"Mein Ramp" is all about commitment phobias and the perils of not making personal health a priority. Of course, because Maria's problems are never totally normal, it's also about an international child-soldier scandal.
Let's back up: Maria is going viral, and not in the way a comedian would hope. There's a trending YouTube video of South Sudanese child soldiers wearing T-shirts with her face and the words "bam bam." Maria never knew that the shirts existed in the first place, as Bruce shipped them off to Africa the second he realized Maria didn't want to sell them.
Maria does what she does best: She panics. Bruce tells her he'll handle it. Cut to dinner with Scott — who, by the way, Maria invites to her Thanksgiving get-together after six months of dating — when her phone starts blowing up. Her alleged support for child soldiers is making the rounds on the news.
Meanwhile, Scott fields a text congratulating him on Maria's pregnancy. Wait, what? Bruce decided to handle the situation to start tweeting as Maria, fabricating a pregnancy for her to engender sympathy. Don't worry, Bruce tells her, he'll tweet about her fictional miscarriage next.
Back in Duluth, as is so often the case, Maria is also in hot water. At her suggestion, Susan's husband Paul goes on a two-week nature retreat with her favorite therapist, Bear Claw. (Yes, the only joke about his character seems to be that he's Native American.) Susan thinks he'll hate it.
Susan, meanwhile, has jumped from dismissing all forms of art to taking a stand-up comedy workshop at the local community college. It's not clear if she's learned anything at all, though, since her jokes aren't really jokes. They're just mundane facts about herself, which she shares while chuckling.
In the midst of a fight about Maria not supporting Susan's stand-up, Susan gets the call that her husband has died. She's obviously a wreck when he walks in a minute later, explaining that he just lost his wallet on the retreat while crossing a river. Thinking she might've lost Paul boosts Susan's desire to make their marriage work, but the retreat had the opposite effect on him. He wants to move in with Bear Claw, but Susan, still her husband's gatekeeper, warns that he'll never see his kids again. Maria winces through all of this, already sensing Susan will take out her frustration with Paul's retreat realization on her.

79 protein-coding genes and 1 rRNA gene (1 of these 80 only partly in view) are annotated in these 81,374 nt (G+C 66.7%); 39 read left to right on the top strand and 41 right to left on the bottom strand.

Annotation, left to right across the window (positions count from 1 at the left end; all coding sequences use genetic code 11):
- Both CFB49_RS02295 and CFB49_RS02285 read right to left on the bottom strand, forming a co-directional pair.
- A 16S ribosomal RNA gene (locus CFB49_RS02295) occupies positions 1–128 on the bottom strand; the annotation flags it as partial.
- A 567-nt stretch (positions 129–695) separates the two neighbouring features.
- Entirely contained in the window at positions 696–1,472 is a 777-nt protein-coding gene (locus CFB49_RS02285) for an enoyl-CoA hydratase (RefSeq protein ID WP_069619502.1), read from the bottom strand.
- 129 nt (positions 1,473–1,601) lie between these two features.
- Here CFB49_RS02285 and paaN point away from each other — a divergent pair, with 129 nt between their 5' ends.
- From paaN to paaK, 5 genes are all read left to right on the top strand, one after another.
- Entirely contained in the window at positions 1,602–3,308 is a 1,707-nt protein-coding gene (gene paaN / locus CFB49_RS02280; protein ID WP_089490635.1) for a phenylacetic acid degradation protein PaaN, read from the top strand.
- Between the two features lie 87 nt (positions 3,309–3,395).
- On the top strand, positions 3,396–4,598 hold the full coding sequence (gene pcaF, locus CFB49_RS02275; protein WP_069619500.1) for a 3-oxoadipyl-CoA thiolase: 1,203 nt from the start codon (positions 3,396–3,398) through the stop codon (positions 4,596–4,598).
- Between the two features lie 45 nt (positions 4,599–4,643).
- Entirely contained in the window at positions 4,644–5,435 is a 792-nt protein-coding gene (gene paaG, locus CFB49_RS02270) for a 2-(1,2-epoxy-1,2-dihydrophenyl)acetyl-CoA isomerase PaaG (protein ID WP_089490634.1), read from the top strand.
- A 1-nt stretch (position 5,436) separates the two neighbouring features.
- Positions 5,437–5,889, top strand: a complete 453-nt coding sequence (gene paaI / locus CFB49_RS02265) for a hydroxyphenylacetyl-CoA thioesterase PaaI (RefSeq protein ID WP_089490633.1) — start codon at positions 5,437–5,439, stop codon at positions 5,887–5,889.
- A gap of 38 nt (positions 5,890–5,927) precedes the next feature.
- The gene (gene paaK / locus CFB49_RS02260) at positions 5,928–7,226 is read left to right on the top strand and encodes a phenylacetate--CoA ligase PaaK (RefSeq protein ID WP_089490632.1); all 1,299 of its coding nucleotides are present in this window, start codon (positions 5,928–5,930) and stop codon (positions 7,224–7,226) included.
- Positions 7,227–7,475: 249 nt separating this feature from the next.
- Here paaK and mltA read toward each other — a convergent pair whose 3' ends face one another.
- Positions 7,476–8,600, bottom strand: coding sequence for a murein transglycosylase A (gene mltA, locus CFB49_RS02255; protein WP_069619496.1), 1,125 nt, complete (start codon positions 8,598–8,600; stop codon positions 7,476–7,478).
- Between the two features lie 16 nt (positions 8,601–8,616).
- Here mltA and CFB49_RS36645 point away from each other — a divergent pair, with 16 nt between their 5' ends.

Of course, Maria also has an awkward situation to deal with in the present day. As the child-warrior controversy rages on, she agrees to make an appearance on The Ginny Kimmle Show, thinking it was Jimmy Kimmel. She faces a hostile web-show host and an audience of local high schoolers who have looked into her controversy. Maria thinks she's telling the truth when she says she had nothing to do with the T-shirts. Unluckily for her, Ginny asks Bruce to join the interview, and he's quickly forced to admit that an order of 10,000 Maria Bamford T-shirts ended up in South Sudan. (Chantrelle's son, who runs a gumshoe club at Santa Clarita High School, ratted him out.) Bruce makes a big show of firing himself on air, but Maria won't accept it. She forgives him, and he promises he'll never lie to her again.
With that issue settled, it's time for some insight into why Maria's so nervous about getting serious with Scott. (Or more serious, anyway.) It turns out that in the past, Graham let her down. When he visits Maria on the Checklist set, she's acting sluggish, thanks to a new medicine that treats her hypomania. Graham doesn't want to have to take care of someone else the way he took care of his depressed mother, so he's out. He won't even let them fight about it, because apparently once you fight in a relationship, it's over. He leaves, dropping rose petals in his wake. Maria can't even protest, though, because she's literally falling asleep in a dog bed.
Agent Karen Grisham is predictably unsympathetic to Maria's exhaustion. When Maria confesses she has mental problems, she's met with a "No shit, Sherlock!" Karen claims 96 percent of Hollywood is mentally ill, and then perpetuates the myth that all great artists are unstable. It doesn't take much work to persuade Maria to throw out the meds she needs. God forbid she prioritize her health over her career. One of the highlights of not only this episode, but Lady Dynamite as a whole, is Ana Gasteyer's total commitment to her role as an impossibly villainous agent.
The next time Maria takes a stab at the Checklist commercial, she's back to her over energetic self. She comes home giddy and ready to cuddle with her pugs, only to discover that Blossom died from ingesting half of one of Maria's pills. Bert took 21 pills and is still walking and talking, but he's basically immortal. ("Worry not," he says, "I have the constitution of a Friends season-seven-era Matthew Perry.") Maria can't stop crying and cradling her dead 18-year-old dog.
As Maria's voice-over says while we return to the present, relationships are all about opening yourself up to loss. Thanksgiving dinner with her friends and Scott isn't going well. The debate about whether Maria supports child soldiers is still roaring, thanks to Larissa. Scott tries to cheer Maria up by poking her. Bad idea, Scott — she hates being poked.
Maria leaves the dinner table to Google "how to break up with someone." When Scott walks in and sees her screen, Maria says she has "very good reasons" to end things, and then parrots the very same breakup speech Graham once recited to her.
Eleven episodes in, Lady Dynamite has no shortage of hilarious and touching moments, but it still suffers from a very simple problem: We get the biggest window into the present day, but that timeline is consistently the least compelling. Nevertheless, a very confused Scott makes for a suitable cliffhanger heading into the season finale. We're likely cruising toward a breakdown in the past, yet another friendship meltdown in Duluth, and God knows what else in the present.